I want to iterate through an array, each element of which is an array of two integers (e.g. `[3,5]'); for each of these elements, I want to calculate the sum of the two integers, exiting the loop when any of these sums exceeds a certain arbitrary value. The source array is quite large, and I will likely find the desired value near the beginning, so looping through all of the unneeded elements is not a good option.

I have written three loops to do this, all of which produce the desired result. My question is: which is more idiomatic Ruby? Or--better yet--is there a better way? I try not to use non-local loop variables in, but break statements look kind of hackish to my (admittedly novice) eye.

# Loop A
pairs.each do |pair|
  pair_sum = pair.inject(:+) 
  arr1 << pair_sum
  break if pair_sum > arr2.max

#Loop B - (just A condensed)
pairs.each { |pair| arr1.last <= arr2.max ? arr1 << pair.inject(:+) : break }

#Loop C
i = 0
pair_sum = 0
  pair_sum = pairs[i].inject(:+)
  arr1 << pair_sum
  i += 1
end until pair_sum > arr2.max

A similar question was asked at escaping the .each { } iteration early in Ruby, but the responses were essentially that, while using .each or .each_with_index and exiting with break when the target index was reached would work, .take(num_elements).each is more idiomatic. In my situation, however, I don't know in advance how many elements I'll have to iterate through, presenting me with what appears to be a boundary case.

This is from a project Euler-type problem I've already solved, btw. Just wondering about the community-preferred syntax. Thanks in advance for your valuable time.

  • Do you want to print the value for which sum > 6 (say)? or only to test? – Arup Rakshit Apr 30 '13 at 9:21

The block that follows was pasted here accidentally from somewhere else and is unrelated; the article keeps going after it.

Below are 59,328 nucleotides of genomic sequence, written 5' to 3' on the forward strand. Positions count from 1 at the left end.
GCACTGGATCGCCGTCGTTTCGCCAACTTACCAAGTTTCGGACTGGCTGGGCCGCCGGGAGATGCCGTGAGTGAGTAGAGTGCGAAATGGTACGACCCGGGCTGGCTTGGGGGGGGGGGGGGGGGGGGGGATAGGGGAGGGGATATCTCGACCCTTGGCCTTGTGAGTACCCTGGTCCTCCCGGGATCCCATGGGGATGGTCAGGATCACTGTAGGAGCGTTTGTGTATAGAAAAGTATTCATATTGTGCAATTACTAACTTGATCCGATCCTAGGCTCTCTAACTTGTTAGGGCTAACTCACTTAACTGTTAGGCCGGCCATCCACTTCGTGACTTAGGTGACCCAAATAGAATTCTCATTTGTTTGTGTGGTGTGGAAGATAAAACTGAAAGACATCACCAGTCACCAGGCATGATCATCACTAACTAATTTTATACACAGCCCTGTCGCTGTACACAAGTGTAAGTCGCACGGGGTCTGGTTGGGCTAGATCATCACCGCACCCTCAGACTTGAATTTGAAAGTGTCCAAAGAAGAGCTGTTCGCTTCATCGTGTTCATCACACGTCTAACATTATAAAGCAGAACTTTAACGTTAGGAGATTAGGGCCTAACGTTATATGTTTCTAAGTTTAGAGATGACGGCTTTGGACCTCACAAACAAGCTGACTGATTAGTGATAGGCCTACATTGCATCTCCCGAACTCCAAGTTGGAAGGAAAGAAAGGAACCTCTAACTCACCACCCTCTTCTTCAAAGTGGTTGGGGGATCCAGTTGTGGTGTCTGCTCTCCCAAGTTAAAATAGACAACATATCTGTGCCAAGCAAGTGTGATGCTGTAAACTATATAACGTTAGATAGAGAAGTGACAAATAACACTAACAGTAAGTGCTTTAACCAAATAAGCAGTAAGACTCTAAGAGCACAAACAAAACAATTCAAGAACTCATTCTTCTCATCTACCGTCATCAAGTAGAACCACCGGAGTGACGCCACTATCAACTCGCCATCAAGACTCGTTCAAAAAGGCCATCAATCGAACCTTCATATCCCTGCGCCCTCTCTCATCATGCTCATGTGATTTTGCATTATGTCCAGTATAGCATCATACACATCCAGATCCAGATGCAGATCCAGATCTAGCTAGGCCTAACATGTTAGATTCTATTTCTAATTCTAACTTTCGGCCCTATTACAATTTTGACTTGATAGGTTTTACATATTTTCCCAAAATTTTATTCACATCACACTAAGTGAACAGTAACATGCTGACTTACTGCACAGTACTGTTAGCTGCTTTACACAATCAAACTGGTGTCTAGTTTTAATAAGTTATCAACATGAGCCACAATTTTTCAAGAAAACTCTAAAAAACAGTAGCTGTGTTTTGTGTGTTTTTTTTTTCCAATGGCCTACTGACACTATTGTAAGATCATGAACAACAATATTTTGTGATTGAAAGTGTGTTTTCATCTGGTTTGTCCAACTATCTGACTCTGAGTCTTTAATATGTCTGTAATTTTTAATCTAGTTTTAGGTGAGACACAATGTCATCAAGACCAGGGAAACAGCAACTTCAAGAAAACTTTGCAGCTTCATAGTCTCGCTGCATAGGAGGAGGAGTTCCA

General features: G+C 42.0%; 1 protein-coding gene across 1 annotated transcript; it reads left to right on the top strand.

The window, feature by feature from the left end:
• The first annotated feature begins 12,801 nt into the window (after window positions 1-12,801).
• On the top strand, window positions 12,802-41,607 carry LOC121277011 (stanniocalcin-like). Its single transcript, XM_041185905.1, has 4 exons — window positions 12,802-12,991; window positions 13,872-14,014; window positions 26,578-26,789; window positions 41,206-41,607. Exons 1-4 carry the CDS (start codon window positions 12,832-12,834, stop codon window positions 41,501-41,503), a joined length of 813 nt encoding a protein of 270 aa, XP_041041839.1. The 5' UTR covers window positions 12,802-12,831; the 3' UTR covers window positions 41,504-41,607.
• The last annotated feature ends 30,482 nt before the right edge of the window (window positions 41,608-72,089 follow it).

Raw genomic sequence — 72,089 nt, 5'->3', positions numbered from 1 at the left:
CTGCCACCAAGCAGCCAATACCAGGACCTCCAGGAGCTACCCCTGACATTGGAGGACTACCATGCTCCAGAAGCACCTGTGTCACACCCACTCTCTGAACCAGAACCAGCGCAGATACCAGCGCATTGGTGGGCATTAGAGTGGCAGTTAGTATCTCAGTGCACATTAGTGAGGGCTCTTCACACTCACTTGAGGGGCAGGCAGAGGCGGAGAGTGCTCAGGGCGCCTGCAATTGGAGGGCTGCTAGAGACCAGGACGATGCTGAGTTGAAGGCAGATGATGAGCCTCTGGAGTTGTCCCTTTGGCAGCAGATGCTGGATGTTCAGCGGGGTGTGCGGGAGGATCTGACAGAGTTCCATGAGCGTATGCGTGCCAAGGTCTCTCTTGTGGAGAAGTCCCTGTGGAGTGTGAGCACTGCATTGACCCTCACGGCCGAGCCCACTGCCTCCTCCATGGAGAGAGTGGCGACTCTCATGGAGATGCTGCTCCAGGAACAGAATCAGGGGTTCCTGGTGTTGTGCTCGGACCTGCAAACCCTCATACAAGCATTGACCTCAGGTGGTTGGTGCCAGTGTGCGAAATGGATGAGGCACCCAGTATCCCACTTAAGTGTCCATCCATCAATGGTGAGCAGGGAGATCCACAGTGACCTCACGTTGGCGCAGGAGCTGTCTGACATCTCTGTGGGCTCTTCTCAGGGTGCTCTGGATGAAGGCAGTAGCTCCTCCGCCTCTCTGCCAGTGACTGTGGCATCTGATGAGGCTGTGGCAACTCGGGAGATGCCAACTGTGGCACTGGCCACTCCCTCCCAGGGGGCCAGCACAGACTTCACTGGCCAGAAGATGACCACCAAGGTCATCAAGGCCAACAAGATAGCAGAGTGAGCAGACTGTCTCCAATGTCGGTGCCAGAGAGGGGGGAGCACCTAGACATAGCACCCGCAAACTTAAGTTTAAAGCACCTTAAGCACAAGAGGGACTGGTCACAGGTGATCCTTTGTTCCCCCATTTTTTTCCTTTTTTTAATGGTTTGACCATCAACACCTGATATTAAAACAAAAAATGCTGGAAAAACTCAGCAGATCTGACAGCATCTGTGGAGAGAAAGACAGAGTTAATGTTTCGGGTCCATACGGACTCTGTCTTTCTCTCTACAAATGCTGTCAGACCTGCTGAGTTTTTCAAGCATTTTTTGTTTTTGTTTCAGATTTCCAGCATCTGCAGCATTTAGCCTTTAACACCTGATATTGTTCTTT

• I am pushing the sums of each pair below a certain threshold value to an array for further processing. The only thing printed by the script is a triplet of integers, and that is several steps down the road from here. – jdburns Apr 30 '13 at 9:30
  • Are the values already sorted? – Patrick Oscity Apr 30 '13 at 9:32
  • I understood but after test you want value as [elem1,elem2,sum],which first cross the threshold value. right? – Arup Rakshit Apr 30 '13 at 9:32
  • @RubyLovely: After the test, I no longer need to keep up with the values of elem1 or elem2, merely their sum. – jdburns Apr 30 '13 at 9:36
up vote 7 down vote accepted

take and drop have a variant take_while and drop_while where instead of providing a fixed number of elements you provide a block. Ruby will accumulate values from the receiver (in the case of take_while) as long as the block returns true. Your code could be rewritten as

array.take_while {|pair| pair.sum < foo}.map(&:sum)

This does mean that you calculate the sum of some of these pairs twice.

  • Chagrined, I now see that method glaring at me from the bottom of the Array page in the docs, where I'd somehow repeatedly overlooked it. Thanks--exactly the sort of method I assumed was out there somewhere. – jdburns Apr 30 '13 at 9:20